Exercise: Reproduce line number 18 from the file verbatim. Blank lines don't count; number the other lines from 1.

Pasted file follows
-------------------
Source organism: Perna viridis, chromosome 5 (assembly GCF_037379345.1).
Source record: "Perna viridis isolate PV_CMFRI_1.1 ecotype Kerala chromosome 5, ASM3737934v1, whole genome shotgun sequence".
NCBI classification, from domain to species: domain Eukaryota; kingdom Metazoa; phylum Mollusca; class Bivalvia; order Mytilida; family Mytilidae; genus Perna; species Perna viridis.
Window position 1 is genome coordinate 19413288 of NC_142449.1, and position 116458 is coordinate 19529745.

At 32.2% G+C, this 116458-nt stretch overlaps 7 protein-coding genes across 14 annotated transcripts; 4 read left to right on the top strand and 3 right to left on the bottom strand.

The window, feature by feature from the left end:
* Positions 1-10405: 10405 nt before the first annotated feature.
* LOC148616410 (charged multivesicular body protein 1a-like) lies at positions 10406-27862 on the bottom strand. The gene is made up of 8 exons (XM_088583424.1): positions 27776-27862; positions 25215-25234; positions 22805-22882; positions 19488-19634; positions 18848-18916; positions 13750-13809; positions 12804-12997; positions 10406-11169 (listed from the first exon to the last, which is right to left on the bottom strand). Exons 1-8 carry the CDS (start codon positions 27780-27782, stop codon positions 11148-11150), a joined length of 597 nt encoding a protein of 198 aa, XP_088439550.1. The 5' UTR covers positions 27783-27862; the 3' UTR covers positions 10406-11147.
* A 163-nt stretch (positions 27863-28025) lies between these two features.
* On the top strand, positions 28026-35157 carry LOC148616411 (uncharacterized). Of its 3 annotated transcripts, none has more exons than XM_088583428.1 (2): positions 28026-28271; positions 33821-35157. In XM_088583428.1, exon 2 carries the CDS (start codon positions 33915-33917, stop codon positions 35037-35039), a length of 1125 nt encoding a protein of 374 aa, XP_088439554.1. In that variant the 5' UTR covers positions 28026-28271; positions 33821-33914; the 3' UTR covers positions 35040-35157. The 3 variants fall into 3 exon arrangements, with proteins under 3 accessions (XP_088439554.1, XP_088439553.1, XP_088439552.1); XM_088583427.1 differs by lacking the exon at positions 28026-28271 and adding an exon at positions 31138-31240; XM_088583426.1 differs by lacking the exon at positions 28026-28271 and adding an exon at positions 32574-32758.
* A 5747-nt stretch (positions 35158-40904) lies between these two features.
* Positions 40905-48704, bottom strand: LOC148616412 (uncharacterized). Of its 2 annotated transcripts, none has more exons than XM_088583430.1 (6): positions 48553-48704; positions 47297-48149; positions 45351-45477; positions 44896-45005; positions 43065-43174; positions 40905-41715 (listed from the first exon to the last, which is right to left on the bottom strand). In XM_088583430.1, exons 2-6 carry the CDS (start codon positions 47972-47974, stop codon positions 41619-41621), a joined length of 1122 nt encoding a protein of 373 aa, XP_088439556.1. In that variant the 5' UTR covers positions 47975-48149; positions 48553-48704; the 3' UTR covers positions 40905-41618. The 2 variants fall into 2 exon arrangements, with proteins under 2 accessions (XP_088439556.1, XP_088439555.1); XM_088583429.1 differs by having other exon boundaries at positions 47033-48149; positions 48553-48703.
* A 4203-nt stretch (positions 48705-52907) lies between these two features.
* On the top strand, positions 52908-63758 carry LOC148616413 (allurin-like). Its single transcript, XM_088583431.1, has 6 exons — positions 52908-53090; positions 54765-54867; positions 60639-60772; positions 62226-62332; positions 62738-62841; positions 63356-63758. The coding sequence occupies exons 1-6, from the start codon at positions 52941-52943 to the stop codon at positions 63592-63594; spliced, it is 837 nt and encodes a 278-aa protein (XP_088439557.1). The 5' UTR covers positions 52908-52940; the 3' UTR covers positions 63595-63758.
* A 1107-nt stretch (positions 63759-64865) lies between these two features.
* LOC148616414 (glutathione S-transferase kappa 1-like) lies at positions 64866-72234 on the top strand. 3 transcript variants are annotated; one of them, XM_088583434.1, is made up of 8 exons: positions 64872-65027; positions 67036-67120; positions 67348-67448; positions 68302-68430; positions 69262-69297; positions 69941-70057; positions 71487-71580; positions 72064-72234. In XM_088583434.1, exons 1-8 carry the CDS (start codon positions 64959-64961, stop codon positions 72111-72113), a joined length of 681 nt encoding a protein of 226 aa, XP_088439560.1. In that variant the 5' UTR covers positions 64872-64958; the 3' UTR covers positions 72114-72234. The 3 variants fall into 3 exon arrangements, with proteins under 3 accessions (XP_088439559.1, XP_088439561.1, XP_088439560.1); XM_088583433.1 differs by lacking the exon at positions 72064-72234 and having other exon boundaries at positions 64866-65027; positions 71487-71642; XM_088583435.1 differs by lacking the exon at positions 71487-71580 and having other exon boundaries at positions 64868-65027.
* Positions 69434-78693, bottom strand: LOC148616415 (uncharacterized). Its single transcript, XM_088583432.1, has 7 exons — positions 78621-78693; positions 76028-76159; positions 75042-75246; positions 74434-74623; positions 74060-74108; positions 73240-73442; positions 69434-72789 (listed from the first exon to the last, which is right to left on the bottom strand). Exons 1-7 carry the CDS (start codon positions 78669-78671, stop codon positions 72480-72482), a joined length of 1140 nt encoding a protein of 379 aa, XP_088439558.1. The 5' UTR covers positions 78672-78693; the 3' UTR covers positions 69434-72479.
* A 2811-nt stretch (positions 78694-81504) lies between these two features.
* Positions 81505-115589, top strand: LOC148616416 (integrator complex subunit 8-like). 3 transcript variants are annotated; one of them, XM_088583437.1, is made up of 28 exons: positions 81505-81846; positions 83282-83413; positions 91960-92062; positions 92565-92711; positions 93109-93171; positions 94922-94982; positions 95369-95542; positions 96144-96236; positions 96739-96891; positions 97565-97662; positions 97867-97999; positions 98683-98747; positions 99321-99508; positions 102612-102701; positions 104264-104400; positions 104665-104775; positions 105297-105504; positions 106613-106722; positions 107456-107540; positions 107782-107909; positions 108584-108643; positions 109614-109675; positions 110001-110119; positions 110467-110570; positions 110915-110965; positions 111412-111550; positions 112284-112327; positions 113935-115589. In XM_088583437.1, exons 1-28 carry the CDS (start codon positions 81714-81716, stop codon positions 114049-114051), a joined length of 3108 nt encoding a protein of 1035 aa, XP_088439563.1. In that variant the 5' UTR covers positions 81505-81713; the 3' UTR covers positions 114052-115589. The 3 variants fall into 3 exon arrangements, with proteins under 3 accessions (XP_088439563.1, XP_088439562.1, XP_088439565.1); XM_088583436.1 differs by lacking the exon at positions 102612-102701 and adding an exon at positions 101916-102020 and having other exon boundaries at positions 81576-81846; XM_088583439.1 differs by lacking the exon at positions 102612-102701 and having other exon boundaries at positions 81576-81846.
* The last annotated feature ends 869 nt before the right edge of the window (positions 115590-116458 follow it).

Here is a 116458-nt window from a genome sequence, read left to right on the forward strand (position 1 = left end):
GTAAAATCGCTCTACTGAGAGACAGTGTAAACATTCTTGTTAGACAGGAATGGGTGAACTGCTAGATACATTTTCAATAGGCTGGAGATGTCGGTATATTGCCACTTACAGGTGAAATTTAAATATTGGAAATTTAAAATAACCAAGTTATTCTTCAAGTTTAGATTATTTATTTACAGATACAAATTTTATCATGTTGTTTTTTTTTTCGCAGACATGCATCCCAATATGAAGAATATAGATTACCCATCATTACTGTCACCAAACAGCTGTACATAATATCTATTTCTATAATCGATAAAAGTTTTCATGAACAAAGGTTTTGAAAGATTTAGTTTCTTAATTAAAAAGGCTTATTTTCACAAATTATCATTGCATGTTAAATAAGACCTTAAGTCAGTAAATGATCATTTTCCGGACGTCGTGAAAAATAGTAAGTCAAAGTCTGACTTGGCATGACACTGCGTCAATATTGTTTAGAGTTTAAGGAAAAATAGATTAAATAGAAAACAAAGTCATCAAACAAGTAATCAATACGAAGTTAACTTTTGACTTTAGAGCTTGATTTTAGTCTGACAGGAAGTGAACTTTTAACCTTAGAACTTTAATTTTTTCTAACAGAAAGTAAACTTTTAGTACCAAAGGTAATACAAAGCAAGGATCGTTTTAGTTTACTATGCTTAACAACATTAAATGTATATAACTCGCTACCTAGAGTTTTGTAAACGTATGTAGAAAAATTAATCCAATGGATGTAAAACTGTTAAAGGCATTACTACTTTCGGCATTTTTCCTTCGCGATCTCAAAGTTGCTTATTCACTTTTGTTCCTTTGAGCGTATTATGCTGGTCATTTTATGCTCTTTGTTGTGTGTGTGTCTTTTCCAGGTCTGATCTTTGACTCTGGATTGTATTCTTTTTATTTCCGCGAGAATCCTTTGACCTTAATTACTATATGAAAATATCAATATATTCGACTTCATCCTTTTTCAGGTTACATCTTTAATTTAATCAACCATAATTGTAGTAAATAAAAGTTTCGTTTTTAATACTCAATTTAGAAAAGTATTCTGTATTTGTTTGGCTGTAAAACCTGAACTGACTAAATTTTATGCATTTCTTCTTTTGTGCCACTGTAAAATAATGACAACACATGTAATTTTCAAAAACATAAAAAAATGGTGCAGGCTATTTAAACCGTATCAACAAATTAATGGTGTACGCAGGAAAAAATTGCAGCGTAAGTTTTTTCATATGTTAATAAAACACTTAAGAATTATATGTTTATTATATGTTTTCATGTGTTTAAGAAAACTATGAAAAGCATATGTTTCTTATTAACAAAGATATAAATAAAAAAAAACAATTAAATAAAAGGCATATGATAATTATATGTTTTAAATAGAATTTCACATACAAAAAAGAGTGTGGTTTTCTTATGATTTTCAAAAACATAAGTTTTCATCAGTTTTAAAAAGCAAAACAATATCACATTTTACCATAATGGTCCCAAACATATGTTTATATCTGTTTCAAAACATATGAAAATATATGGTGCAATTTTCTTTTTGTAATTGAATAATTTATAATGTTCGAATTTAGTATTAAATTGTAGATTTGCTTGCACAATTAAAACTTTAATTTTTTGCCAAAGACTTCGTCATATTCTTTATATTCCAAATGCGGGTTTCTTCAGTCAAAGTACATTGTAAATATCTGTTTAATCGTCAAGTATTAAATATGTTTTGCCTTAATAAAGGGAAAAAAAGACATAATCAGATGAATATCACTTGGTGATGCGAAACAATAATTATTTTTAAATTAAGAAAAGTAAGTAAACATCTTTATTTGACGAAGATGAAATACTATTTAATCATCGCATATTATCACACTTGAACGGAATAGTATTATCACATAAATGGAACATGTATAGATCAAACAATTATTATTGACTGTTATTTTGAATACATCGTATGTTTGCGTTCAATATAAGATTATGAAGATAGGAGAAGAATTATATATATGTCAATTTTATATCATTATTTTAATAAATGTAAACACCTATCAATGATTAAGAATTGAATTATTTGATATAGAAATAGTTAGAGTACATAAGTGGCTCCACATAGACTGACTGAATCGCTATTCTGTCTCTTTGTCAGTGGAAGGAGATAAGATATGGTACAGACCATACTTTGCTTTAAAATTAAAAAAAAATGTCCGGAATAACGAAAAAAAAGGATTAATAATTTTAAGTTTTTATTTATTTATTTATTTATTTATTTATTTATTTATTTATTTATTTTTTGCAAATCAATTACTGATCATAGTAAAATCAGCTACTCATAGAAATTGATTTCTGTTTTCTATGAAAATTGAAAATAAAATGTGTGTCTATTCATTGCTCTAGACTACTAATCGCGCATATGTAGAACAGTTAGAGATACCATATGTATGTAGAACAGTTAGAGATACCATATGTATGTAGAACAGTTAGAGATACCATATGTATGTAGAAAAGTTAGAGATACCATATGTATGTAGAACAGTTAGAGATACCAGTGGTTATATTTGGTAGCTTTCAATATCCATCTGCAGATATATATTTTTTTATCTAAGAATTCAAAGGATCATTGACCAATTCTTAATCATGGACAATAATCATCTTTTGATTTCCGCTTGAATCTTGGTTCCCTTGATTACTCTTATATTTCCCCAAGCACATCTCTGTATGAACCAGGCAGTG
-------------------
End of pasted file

* A 2811-nt stretch (positions 78694-81504) lies between these two features.